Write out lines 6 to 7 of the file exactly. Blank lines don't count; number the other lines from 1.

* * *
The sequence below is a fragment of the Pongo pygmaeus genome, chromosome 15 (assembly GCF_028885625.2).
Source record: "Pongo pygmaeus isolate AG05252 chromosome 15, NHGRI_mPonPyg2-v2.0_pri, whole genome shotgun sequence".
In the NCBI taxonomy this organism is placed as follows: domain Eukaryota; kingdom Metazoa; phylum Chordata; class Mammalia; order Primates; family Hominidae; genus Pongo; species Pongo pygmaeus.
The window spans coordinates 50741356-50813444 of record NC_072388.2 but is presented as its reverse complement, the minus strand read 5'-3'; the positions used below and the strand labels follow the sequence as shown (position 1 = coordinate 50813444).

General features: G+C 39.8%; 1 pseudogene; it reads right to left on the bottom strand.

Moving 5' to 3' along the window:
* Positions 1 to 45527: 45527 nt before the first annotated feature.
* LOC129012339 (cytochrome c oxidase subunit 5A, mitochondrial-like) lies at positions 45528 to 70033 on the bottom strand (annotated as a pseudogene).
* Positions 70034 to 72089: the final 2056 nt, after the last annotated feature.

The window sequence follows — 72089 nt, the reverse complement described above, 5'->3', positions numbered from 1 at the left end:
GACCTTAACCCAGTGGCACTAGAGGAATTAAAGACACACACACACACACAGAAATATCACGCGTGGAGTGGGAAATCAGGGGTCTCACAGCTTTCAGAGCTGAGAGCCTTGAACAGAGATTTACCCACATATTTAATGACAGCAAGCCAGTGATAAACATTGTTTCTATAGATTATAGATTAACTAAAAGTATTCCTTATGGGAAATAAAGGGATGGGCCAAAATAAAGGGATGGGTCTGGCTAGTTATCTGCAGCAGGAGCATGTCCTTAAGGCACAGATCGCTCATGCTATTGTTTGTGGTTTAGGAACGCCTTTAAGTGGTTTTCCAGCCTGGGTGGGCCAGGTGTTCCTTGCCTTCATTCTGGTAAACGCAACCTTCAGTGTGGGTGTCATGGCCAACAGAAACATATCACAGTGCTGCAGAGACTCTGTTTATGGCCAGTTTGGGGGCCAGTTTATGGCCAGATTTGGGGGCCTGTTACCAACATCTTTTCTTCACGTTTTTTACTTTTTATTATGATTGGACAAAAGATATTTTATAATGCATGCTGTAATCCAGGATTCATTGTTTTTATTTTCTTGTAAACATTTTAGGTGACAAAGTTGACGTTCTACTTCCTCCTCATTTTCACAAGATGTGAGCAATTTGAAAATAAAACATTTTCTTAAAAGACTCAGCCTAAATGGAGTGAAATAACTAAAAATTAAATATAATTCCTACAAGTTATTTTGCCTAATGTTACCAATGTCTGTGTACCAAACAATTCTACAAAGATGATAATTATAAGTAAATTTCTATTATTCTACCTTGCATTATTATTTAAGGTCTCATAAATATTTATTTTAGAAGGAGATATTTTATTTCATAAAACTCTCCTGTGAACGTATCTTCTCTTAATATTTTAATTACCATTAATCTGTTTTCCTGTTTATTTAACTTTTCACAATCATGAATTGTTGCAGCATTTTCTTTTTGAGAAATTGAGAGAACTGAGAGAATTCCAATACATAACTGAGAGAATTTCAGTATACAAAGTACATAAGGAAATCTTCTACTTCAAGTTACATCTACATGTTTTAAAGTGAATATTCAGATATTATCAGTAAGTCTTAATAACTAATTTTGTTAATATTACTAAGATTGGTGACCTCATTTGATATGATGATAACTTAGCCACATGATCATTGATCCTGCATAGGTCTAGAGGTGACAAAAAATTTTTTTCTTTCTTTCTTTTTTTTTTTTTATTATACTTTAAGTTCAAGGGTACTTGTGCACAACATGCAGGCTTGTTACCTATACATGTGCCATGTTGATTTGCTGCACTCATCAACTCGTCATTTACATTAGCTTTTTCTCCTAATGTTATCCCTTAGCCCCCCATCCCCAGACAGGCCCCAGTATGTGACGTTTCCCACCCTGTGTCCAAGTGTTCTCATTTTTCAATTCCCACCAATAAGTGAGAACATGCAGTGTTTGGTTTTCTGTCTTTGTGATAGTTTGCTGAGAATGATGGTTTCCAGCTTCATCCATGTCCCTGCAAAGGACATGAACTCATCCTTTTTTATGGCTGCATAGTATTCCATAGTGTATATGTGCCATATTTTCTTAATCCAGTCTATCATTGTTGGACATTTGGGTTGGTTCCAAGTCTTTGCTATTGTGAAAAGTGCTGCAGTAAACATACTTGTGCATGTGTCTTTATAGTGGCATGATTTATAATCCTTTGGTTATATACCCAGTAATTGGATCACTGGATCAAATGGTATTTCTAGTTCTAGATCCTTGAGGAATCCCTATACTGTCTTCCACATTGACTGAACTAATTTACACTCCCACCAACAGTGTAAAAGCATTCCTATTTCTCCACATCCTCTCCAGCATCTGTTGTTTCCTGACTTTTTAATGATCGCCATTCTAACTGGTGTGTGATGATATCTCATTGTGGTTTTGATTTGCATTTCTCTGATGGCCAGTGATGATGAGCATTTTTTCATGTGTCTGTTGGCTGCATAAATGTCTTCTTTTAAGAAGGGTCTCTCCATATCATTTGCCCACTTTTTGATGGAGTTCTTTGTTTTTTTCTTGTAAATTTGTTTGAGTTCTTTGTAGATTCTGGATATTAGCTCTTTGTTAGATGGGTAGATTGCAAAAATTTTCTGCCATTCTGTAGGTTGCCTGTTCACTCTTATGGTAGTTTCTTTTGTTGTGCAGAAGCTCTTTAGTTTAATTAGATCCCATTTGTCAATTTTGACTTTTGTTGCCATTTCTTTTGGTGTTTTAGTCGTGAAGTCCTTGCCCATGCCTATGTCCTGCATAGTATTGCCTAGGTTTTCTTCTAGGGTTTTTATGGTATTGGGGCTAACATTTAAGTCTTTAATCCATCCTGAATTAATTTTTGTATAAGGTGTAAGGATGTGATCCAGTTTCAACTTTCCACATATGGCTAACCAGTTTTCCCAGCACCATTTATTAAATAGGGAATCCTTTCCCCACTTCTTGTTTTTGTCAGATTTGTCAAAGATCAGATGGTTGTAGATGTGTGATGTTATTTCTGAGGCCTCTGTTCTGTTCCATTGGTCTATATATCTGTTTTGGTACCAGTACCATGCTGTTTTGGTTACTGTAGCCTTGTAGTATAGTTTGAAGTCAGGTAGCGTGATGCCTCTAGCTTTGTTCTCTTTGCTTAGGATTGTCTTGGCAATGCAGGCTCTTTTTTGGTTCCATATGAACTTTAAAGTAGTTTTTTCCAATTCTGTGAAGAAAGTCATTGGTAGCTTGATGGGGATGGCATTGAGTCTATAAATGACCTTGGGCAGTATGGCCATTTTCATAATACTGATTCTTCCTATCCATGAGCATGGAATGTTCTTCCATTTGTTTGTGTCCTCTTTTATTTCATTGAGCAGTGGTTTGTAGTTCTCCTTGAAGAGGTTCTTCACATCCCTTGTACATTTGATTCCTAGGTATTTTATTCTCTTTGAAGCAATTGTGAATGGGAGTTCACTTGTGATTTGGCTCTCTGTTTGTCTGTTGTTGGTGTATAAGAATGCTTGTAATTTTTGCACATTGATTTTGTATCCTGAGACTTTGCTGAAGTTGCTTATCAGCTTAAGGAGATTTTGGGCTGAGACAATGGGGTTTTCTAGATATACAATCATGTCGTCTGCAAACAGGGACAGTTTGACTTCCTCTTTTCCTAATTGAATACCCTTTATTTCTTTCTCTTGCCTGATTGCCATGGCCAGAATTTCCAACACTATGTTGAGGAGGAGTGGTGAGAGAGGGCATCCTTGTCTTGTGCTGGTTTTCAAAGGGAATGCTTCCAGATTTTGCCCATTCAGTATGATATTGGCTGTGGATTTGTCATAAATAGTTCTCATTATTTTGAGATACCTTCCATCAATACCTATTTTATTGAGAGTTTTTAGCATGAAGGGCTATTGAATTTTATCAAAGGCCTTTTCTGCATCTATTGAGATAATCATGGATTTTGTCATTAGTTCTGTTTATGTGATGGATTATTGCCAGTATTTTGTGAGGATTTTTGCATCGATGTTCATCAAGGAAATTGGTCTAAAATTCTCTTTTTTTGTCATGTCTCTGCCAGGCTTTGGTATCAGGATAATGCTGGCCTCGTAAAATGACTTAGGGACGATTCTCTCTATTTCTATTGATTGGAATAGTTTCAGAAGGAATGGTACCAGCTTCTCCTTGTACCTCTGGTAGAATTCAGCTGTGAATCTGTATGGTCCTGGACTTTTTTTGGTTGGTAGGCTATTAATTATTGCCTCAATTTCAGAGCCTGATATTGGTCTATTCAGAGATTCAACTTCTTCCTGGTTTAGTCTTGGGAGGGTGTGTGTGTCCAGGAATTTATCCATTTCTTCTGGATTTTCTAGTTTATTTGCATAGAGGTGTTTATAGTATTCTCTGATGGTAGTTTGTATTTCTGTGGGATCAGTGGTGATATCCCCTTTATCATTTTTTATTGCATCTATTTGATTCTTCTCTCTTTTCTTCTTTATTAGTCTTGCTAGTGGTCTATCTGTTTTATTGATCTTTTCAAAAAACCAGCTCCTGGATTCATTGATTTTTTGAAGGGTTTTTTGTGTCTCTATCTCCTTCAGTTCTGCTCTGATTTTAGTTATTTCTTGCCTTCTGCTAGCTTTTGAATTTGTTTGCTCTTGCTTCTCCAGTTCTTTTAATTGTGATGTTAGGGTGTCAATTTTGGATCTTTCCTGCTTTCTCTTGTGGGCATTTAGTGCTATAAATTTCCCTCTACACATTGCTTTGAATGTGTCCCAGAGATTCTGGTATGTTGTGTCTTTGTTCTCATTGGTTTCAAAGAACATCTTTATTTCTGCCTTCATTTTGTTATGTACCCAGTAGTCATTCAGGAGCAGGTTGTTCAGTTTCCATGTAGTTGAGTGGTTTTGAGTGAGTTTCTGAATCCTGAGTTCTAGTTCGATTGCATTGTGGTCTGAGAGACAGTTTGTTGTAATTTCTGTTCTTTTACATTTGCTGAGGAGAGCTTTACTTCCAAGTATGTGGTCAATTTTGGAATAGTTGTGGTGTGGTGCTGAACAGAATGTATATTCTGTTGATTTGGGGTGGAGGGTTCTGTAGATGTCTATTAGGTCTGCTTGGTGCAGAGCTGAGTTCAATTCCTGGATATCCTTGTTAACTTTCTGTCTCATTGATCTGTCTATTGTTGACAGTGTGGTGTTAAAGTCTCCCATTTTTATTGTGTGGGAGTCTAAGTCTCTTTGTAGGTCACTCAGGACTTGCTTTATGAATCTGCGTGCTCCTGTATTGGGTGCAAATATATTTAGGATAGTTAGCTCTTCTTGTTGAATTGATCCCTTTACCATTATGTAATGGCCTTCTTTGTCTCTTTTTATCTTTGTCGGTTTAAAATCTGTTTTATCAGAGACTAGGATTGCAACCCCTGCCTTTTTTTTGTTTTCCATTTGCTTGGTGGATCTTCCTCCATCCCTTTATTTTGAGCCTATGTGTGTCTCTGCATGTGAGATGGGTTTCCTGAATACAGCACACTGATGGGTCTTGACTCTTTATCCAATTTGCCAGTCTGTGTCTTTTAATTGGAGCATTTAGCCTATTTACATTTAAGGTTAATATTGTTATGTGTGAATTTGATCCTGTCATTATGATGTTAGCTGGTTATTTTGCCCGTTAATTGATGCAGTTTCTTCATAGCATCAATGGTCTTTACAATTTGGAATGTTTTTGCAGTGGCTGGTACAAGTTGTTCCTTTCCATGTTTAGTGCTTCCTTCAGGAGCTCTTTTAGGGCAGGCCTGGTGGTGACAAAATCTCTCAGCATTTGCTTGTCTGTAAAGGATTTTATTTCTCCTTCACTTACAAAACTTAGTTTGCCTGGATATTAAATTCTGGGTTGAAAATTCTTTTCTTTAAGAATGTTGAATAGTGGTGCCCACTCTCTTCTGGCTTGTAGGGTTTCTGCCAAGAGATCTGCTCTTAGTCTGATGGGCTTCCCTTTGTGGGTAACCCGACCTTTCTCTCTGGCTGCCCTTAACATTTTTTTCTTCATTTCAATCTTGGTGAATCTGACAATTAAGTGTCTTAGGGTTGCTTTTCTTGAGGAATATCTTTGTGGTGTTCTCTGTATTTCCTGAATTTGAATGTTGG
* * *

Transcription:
Moving 5' to 3' along the window:
* Positions 1 to 45527: 45527 nt before the first annotated feature.